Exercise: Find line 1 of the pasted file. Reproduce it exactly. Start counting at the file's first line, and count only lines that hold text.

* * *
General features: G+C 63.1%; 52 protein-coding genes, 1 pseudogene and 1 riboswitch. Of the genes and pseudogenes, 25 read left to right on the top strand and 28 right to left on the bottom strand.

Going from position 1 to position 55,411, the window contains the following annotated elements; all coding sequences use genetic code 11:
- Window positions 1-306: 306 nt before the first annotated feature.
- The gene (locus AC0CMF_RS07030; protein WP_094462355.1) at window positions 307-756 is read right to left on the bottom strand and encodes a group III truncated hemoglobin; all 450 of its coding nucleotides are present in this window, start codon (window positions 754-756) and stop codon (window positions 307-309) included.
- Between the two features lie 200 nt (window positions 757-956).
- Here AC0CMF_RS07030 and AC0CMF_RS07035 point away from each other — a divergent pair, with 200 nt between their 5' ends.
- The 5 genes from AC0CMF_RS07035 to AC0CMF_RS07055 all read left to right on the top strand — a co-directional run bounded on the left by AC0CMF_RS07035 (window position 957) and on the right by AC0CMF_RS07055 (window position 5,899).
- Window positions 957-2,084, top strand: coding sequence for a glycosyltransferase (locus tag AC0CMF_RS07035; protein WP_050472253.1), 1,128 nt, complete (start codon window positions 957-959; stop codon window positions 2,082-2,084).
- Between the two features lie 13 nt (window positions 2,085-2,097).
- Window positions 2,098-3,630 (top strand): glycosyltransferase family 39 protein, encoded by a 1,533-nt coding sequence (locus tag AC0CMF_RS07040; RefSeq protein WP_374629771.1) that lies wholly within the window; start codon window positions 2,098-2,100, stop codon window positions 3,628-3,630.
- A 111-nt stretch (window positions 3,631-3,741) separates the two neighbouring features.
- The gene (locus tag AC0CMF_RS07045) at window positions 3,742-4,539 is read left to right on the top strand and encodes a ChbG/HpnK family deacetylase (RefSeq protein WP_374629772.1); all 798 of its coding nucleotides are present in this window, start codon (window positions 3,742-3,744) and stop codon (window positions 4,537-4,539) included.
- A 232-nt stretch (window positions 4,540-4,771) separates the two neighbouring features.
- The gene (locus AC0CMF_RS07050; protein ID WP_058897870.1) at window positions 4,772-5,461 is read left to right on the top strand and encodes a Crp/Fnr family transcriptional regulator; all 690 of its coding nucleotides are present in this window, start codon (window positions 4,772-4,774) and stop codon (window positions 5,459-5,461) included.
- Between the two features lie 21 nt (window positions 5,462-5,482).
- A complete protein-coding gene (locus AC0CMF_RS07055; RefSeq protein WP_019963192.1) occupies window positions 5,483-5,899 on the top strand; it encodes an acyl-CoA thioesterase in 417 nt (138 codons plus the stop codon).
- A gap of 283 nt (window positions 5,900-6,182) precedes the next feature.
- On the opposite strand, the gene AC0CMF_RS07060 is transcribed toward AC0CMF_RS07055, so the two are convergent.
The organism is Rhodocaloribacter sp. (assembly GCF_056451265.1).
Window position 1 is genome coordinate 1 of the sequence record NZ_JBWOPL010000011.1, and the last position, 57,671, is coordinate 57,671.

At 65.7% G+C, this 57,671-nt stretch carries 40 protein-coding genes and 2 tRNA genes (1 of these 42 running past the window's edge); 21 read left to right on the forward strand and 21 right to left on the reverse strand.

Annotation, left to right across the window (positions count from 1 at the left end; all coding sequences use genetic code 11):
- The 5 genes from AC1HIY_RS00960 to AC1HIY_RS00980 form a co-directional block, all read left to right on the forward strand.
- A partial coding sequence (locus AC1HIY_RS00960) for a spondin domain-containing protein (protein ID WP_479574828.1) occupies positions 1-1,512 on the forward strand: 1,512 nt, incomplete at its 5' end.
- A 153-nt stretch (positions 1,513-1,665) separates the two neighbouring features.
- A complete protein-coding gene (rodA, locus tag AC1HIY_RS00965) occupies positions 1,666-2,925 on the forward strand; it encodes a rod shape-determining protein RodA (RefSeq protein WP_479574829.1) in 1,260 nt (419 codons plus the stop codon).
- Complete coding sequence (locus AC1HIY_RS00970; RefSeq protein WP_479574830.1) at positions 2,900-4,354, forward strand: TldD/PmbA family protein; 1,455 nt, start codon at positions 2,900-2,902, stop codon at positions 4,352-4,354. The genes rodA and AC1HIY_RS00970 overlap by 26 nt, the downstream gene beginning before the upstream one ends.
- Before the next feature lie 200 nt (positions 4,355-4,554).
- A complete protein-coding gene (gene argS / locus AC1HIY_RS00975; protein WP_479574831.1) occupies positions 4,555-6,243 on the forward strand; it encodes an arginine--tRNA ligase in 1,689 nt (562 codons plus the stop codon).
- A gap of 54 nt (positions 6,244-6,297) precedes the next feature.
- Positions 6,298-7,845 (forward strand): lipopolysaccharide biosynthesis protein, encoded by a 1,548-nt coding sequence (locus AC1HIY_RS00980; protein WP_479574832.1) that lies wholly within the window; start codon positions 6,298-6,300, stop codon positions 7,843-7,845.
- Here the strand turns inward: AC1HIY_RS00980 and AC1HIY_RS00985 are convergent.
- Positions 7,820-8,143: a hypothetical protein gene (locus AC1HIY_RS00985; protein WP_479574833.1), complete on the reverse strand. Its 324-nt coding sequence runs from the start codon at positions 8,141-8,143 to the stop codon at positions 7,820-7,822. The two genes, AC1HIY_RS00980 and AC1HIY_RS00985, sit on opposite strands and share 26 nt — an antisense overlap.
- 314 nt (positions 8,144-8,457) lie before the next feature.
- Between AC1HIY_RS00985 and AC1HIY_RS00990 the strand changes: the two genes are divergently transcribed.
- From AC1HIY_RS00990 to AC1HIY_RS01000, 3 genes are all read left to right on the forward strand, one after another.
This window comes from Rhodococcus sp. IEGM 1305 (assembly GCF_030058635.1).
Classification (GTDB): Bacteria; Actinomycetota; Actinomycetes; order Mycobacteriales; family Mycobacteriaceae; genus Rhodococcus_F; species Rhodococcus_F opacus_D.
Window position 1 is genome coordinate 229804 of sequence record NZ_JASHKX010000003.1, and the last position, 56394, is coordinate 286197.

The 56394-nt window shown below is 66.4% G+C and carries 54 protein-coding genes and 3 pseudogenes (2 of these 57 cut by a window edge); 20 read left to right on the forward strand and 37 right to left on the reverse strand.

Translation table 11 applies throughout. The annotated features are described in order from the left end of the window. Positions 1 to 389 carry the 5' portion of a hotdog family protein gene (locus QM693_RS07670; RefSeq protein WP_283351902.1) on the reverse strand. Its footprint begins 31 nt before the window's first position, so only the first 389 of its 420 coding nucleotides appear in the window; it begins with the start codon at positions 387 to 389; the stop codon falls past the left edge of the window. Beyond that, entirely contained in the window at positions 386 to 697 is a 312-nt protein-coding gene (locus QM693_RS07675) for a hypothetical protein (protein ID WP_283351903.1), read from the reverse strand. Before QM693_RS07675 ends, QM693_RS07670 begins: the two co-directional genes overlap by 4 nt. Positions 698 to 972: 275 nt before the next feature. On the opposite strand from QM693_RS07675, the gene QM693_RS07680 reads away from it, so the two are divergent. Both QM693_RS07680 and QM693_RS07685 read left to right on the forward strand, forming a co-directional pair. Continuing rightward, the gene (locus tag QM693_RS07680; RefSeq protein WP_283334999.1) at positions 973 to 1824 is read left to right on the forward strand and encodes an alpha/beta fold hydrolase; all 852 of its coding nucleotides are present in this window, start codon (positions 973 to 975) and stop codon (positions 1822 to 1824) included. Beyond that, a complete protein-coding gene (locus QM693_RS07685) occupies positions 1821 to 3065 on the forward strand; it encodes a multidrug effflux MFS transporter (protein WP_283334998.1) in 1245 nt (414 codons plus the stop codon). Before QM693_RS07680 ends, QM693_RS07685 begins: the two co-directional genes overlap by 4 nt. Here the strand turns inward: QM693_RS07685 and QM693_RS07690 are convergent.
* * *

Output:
General features: G+C 63.1%; 52 protein-coding genes, 1 pseudogene and 1 riboswitch. Of the genes and pseudogenes, 25 read left to right on the top strand and 28 right to left on the bottom strand.